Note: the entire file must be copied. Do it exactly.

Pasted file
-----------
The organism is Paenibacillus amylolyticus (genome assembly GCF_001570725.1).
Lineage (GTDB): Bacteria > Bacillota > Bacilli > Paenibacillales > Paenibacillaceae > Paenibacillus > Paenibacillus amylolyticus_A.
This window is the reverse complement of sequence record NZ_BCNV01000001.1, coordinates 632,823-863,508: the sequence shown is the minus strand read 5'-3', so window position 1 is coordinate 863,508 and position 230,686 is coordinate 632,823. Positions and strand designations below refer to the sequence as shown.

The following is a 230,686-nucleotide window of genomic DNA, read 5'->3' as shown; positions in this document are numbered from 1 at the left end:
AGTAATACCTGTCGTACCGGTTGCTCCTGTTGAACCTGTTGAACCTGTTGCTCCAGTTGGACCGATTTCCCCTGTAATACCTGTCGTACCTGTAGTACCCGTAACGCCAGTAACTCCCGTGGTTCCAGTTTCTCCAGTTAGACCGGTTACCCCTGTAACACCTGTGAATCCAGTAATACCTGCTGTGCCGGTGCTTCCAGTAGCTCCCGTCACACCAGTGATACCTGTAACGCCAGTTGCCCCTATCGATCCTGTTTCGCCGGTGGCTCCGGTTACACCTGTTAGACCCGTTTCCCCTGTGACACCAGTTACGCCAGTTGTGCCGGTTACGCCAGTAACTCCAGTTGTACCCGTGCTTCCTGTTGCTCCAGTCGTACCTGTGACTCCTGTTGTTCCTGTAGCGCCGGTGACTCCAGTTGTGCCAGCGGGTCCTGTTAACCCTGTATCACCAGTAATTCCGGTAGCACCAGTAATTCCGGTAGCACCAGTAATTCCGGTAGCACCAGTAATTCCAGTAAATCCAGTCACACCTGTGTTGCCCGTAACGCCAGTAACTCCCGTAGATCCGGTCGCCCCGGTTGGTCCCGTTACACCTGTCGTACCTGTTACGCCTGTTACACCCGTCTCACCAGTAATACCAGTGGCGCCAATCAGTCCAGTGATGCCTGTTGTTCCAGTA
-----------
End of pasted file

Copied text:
The organism is Paenibacillus amylolyticus (genome assembly GCF_001570725.1).
Lineage (GTDB): Bacteria > Bacillota > Bacilli > Paenibacillales > Paenibacillaceae > Paenibacillus > Paenibacillus amylolyticus_A.
This window is the reverse complement of sequence record NZ_BCNV01000001.1, coordinates 632,823-863,508: the sequence shown is the minus strand read 5'-3', so window position 1 is coordinate 863,508 and position 230,686 is coordinate 632,823. Positions and strand designations below refer to the sequence as shown.

The following is a 230,686-nucleotide window of genomic DNA, read 5'->3' as shown; positions in this document are numbered from 1 at the left end:
AGTAATACCTGTCGTACCGGTTGCTCCTGTTGAACCTGTTGAACCTGTTGCTCCAGTTGGACCGATTTCCCCTGTAATACCTGTCGTACCTGTAGTACCCGTAACGCCAGTAACTCCCGTGGTTCCAGTTTCTCCAGTTAGACCGGTTACCCCTGTAACACCTGTGAATCCAGTAATACCTGCTGTGCCGGTGCTTCCAGTAGCTCCCGTCACACCAGTGATACCTGTAACGCCAGTTGCCCCTATCGATCCTGTTTCGCCGGTGGCTCCGGTTACACCTGTTAGACCCGTTTCCCCTGTGACACCAGTTACGCCAGTTGTGCCGGTTACGCCAGTAACTCCAGTTGTACCCGTGCTTCCTGTTGCTCCAGTCGTACCTGTGACTCCTGTTGTTCCTGTAGCGCCGGTGACTCCAGTTGTGCCAGCGGGTCCTGTTAACCCTGTATCACCAGTAATTCCGGTAGCACCAGTAATTCCGGTAGCACCAGTAATTCCGGTAGCACCAGTAATTCCAGTAAATCCAGTCACACCTGTGTTGCCCGTAACGCCAGTAACTCCCGTAGATCCGGTCGCCCCGGTTGGTCCCGTTACACCTGTCGTACCTGTTACGCCTGTTACACCCGTCTCACCAGTAATACCAGTGGCGCCAATCAGTCCAGTGATGCCTGTTGTTCCAGTA